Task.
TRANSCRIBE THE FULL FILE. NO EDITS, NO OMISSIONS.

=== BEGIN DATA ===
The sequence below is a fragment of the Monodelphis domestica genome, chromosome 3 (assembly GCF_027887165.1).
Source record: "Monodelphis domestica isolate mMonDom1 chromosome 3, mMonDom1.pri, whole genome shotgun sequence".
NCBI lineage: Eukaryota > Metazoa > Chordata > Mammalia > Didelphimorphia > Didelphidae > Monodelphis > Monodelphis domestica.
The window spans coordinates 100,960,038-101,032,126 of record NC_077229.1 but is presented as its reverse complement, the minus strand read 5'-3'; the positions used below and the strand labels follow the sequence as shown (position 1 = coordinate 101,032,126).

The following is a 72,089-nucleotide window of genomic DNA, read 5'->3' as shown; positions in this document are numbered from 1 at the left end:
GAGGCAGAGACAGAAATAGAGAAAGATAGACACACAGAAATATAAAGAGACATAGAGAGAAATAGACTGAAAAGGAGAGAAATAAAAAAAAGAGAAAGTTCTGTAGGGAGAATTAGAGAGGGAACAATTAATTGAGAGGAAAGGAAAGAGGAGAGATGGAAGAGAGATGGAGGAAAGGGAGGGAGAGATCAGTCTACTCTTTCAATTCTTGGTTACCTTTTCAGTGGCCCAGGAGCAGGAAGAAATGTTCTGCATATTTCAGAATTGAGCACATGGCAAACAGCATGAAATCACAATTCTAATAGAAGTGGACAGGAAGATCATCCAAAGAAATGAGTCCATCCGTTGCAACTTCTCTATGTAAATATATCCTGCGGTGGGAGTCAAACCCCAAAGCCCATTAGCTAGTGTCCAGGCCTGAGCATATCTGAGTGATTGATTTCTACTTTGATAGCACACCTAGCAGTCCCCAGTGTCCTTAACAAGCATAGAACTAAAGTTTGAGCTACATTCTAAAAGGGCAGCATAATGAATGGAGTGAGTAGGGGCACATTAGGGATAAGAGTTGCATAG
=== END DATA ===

The sequence below is a fragment of the Monodelphis domestica genome, chromosome 3 (assembly GCF_027887165.1).
Source record: "Monodelphis domestica isolate mMonDom1 chromosome 3, mMonDom1.pri, whole genome shotgun sequence".
NCBI lineage: Eukaryota > Metazoa > Chordata > Mammalia > Didelphimorphia > Didelphidae > Monodelphis > Monodelphis domestica.
The window spans coordinates 100,960,038-101,032,126 of record NC_077229.1 but is presented as its reverse complement, the minus strand read 5'-3'; the positions used below and the strand labels follow the sequence as shown (position 1 = coordinate 101,032,126).

The following is a 72,089-nucleotide window of genomic DNA, read 5'->3' as shown; positions in this document are numbered from 1 at the left end:
GAGGCAGAGACAGAAATAGAGAAAGATAGACACACAGAAATATAAAGAGACATAGAGAGAAATAGACTGAAAAGGAGAGAAATAAAAAAAAGAGAAAGTTCTGTAGGGAGAATTAGAGAGGGAACAATTAATTGAGAGGAAAGGAAAGAGGAGAGATGGAAGAGAGATGGAGGAAAGGGAGGGAGAGATCAGTCTACTCTTTCAATTCTTGGTTACCTTTTCAGTGGCCCAGGAGCAGGAAGAAATGTTCTGCATATTTCAGAATTGAGCACATGGCAAACAGCATGAAATCACAATTCTAATAGAAGTGGACAGGAAGATCATCCAAAGAAATGAGTCCATCCGTTGCAACTTCTCTATGTAAATATATCCTGCGGTGGGAGTCAAACCCCAAAGCCCATTAGCTAGTGTCCAGGCCTGAGCATATCTGAGTGATTGATTTCTACTTTGATAGCACACCTAGCAGTCCCCAGTGTCCTTAACAAGCATAGAACTAAAGTTTGAGCTACATTCTAAAAGGGCAGCATAATGAATGGAGTGAGTAGGGGCACATTAGGGATAAGAGTTGCATAG